The federal lawsuit challenges a 1978 law that sought to reckon with America’s history of discriminating against Native Americans. Does it hold up 40 years later?
When Chad and Jennifer Brackeen realized that God was calling on them to help children in their area, they first tried to ignore it. They already had two young children of their own, and foster care isn’t exactly known for being easy. But then they did some research and learned of the great need for foster parents in Dallas. They signed up.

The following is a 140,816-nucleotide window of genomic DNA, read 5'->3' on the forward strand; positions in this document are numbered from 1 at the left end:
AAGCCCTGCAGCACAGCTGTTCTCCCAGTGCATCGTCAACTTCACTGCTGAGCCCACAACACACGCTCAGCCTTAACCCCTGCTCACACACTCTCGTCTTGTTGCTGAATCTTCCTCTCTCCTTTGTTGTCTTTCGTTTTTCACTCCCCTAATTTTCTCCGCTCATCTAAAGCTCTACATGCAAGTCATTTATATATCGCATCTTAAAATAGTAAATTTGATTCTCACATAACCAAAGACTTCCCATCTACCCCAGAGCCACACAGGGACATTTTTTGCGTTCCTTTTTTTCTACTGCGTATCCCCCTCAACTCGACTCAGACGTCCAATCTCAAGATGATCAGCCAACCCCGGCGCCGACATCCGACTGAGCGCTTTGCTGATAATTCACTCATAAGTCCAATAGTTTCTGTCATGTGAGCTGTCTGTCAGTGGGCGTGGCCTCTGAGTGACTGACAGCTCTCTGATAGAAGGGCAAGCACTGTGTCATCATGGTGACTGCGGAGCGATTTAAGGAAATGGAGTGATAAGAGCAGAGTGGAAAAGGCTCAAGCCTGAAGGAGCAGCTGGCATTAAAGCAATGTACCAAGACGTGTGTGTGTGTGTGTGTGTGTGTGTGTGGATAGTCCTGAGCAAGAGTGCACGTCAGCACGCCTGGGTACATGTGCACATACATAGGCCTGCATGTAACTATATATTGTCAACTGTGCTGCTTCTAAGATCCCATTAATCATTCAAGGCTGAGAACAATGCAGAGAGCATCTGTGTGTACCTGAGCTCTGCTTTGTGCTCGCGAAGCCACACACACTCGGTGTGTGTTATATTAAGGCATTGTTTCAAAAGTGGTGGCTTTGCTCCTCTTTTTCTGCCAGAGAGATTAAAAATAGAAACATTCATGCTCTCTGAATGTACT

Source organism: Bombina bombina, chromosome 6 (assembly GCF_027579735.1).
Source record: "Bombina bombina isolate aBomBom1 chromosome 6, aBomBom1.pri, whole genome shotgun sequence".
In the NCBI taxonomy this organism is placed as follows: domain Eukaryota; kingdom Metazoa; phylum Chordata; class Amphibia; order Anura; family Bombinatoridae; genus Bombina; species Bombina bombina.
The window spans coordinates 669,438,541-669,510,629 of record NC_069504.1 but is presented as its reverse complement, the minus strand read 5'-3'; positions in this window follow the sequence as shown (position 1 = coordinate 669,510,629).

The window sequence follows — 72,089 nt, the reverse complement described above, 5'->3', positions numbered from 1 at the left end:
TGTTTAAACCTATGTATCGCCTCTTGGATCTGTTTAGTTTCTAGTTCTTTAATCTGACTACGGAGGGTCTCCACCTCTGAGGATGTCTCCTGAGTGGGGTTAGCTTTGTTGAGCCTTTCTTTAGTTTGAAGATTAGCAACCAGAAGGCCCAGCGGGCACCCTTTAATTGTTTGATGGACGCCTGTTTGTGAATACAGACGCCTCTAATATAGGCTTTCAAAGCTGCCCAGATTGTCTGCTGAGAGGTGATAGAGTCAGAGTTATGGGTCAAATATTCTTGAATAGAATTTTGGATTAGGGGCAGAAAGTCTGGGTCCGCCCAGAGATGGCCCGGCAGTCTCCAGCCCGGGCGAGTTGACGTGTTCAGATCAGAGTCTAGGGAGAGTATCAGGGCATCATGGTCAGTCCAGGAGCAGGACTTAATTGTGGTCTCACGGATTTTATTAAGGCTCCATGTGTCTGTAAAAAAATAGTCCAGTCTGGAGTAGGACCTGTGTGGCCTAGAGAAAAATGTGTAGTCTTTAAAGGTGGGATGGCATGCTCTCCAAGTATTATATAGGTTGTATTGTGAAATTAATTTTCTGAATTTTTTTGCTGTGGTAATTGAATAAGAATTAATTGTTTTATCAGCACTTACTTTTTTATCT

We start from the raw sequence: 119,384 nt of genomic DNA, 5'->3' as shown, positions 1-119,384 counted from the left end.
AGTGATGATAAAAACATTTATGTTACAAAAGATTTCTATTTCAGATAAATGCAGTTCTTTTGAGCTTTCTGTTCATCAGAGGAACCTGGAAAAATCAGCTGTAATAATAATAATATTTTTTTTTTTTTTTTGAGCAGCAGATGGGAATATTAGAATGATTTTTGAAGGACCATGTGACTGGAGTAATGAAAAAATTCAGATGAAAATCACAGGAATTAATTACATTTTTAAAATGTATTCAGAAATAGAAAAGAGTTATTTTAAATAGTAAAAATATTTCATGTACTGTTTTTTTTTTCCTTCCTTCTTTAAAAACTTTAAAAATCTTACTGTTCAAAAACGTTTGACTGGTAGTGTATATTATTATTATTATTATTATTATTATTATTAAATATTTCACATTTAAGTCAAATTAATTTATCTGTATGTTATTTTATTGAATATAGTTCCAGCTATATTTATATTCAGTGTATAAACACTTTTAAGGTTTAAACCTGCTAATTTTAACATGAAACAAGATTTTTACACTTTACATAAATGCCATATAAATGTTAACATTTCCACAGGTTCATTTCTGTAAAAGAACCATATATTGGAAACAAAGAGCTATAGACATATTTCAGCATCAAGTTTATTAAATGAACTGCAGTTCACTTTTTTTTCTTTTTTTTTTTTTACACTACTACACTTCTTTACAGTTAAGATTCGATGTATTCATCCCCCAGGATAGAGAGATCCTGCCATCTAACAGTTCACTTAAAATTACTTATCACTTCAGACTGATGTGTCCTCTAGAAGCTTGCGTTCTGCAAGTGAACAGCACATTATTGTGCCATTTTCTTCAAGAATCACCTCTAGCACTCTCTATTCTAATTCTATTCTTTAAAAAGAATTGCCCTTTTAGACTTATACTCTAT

The second foster child who was placed in their care was a nine-month-old boy whom the Texas Department of Family and Protective Services had suddenly taken from his home in an emergency situation. The Brackeens weren’t told what had happened, only that he’d be with them for just a couple of months. Months turned into more than a year, during which time the boy’s parents terminated their parental rights and said that they’d support Chad and Jennifer when they filed a petition to adopt the boy, known only as A.L.M. in court documents. Adopting A.L.M. wasn’t their plan, but again God called, and Chad and Jennifer knew they had to answer. According to the complaint, the boy’s court-appointed lawyer supported their petition, and with the backing of A.L.M.’s birth parents, the Brackeens expected the process to be relatively easy: A loving family wanted to adopt a boy from a troubled home. But a state family court denied their petition. The reason, according to the court, was that A.L.M. was Native American. This, the Brackeens learned, changed everything.